Complete with Biomes and planting schemes, the map is the handiwork of Lauren Milton, who created it on her model-making course at The Arts University College of Bournemouth.
It's made from natural materials (mostly wood) and Milton has already been commissioned for a similar map.
Faculty at UW-Madison and Arizona State are building database of lichen and moss with funding from NSF.
When complete, the database will include entries for as many as 2.3 million lichen and moss specimens from more than 60 collections from U.S. herbaria. Each entry will include data about when and where the specimens were collected. Ultimately, the database will be in a searchable, publicly accessible space where, according to Nash and Gries, government agencies as well as environmental scientists, ecologists, climatologists, botanists and others can access the data. ...
Nash and Gries are particularly enthused by the geographic information that will be included with each entry. Typically, when a specimen is newly collected, the point of collection is noted. The new digitization project will catalog latitude and longitude coordinates. In a database, such information can be used to track the historic movement of the plants across the landscape. This promises to be particularly useful information as scientists document the effects of climate change. The Arctic, for example, is a veritable garden of lichens. But polar regions are also among the most affected by potential climate change, and the composition of lichen ecosystems may change dramatically.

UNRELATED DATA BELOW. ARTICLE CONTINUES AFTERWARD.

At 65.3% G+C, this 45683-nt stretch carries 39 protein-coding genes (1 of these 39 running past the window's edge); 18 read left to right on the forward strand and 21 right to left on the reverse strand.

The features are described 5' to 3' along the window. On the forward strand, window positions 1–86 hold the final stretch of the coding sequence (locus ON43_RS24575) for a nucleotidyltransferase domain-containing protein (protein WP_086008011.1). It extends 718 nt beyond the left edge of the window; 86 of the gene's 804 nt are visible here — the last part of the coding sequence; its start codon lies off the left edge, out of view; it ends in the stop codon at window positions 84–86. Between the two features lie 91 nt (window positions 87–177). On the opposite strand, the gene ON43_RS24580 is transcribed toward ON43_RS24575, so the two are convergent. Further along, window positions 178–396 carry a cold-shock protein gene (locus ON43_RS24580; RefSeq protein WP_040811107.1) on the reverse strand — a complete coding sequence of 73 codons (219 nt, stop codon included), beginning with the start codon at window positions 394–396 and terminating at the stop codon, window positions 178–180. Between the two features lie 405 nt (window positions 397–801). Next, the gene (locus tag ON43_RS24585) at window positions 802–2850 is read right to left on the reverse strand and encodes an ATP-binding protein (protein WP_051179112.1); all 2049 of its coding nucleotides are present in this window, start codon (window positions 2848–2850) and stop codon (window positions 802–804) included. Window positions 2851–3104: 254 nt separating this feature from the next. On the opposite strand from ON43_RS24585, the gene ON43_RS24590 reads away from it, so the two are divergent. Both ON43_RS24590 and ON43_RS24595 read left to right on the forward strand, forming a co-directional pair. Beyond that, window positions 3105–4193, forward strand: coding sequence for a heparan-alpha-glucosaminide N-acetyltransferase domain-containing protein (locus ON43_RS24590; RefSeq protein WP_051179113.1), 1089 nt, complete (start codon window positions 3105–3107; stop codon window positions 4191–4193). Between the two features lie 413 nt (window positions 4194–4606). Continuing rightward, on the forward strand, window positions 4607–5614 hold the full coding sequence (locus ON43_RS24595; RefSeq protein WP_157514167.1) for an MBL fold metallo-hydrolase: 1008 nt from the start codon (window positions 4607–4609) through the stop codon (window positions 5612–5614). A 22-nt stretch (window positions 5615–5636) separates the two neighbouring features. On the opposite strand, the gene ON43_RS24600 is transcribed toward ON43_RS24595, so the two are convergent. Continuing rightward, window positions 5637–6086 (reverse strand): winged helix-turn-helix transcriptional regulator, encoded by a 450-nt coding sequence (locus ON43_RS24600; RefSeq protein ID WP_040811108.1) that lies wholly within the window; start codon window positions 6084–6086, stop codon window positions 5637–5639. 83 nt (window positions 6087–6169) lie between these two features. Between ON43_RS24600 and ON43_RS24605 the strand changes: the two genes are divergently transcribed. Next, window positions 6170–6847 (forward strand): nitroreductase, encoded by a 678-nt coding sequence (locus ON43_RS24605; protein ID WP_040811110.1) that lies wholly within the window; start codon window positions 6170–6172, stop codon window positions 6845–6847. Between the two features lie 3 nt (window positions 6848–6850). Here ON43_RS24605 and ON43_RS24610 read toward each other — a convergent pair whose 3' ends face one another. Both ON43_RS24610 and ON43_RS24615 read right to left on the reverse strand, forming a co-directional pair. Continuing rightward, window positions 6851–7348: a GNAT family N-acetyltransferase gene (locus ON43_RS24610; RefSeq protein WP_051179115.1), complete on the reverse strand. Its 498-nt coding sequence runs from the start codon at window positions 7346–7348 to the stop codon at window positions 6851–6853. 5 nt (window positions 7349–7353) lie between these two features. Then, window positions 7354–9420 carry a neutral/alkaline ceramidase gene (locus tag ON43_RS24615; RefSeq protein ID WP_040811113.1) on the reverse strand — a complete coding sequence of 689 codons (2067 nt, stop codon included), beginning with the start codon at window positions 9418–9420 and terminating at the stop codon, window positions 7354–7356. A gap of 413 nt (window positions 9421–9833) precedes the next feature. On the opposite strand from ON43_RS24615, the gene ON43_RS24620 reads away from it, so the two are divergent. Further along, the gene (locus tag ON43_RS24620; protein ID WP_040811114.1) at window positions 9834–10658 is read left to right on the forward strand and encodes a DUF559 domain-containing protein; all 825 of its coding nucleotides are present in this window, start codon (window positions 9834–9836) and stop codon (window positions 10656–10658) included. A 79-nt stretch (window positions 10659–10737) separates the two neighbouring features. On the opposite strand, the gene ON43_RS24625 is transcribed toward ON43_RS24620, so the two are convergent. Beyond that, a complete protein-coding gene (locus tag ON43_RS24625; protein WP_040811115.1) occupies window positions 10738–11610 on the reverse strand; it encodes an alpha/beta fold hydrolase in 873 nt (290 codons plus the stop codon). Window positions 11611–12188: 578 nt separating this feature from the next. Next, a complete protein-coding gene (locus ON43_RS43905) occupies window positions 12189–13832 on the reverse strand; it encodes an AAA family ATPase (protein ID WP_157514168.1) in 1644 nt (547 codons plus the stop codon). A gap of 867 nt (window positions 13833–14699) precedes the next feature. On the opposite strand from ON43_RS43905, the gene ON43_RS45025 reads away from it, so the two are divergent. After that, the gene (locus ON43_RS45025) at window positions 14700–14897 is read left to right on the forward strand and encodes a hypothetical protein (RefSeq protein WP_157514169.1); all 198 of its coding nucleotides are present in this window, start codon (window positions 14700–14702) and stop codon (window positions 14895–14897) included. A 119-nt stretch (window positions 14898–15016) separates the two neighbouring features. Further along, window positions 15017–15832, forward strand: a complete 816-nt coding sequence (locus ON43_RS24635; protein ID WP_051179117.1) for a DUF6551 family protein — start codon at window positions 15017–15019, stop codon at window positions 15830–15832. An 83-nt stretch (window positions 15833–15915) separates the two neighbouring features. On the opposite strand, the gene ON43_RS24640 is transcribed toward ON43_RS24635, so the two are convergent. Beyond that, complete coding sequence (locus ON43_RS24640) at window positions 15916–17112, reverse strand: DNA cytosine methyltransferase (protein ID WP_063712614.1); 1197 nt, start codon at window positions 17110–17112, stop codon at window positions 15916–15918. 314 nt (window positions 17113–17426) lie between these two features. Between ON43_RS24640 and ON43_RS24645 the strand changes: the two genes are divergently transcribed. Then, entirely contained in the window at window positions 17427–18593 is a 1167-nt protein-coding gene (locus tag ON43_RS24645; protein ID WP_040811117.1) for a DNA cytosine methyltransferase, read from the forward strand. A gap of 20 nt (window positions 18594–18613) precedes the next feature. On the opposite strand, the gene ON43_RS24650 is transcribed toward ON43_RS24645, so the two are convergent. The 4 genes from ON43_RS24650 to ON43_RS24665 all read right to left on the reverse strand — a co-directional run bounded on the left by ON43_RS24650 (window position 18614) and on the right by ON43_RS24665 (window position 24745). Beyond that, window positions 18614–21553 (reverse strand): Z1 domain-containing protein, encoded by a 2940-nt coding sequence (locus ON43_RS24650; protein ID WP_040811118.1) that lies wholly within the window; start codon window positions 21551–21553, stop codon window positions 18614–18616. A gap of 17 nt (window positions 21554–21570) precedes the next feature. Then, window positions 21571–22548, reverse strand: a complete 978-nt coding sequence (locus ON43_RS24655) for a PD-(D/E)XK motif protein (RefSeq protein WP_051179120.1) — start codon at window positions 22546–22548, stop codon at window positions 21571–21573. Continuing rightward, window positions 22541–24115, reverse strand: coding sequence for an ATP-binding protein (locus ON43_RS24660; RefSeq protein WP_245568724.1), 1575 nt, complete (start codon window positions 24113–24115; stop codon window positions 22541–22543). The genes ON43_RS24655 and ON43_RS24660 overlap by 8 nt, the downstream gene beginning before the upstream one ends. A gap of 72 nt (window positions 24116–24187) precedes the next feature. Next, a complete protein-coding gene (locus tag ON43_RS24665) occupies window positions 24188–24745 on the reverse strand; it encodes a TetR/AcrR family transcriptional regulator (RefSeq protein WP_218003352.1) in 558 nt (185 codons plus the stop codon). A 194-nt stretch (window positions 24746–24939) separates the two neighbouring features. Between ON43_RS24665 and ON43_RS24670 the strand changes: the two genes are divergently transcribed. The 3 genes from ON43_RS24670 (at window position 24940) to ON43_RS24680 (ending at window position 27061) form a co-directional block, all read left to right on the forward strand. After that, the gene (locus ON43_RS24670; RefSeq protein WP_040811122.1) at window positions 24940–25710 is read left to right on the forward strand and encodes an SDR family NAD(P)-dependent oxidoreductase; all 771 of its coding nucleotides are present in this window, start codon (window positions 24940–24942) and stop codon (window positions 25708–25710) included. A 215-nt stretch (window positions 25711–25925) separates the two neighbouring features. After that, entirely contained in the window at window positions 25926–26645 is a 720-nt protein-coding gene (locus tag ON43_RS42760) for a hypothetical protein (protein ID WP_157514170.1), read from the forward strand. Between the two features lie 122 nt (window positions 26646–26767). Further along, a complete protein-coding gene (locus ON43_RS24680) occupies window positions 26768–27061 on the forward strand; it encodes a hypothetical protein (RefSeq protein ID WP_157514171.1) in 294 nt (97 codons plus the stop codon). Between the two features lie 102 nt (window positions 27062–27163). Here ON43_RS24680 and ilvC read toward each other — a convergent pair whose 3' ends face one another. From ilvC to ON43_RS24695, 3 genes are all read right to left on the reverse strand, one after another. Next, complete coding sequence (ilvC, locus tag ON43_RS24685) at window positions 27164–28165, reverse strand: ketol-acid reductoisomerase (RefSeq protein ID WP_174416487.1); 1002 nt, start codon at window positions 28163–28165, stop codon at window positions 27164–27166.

- UW News
LONDON: A method of predicting which individuals may become friends on social networking sites based on the places they visit out in the real world has been developed by researchers at Cambridge University in Britain. ...
“We monitored the behaviour of people going to places and the connections they made. We found that lots of people who go to the same places end up adding each other as friends, accounting for around 30 per cent of new social links,” [researcher Salvatore] Scellato said.
More intimate places (gyms, work) are given higher preference as predictors over less intimate ones (airports, stadiums). The work used data from Gowalla.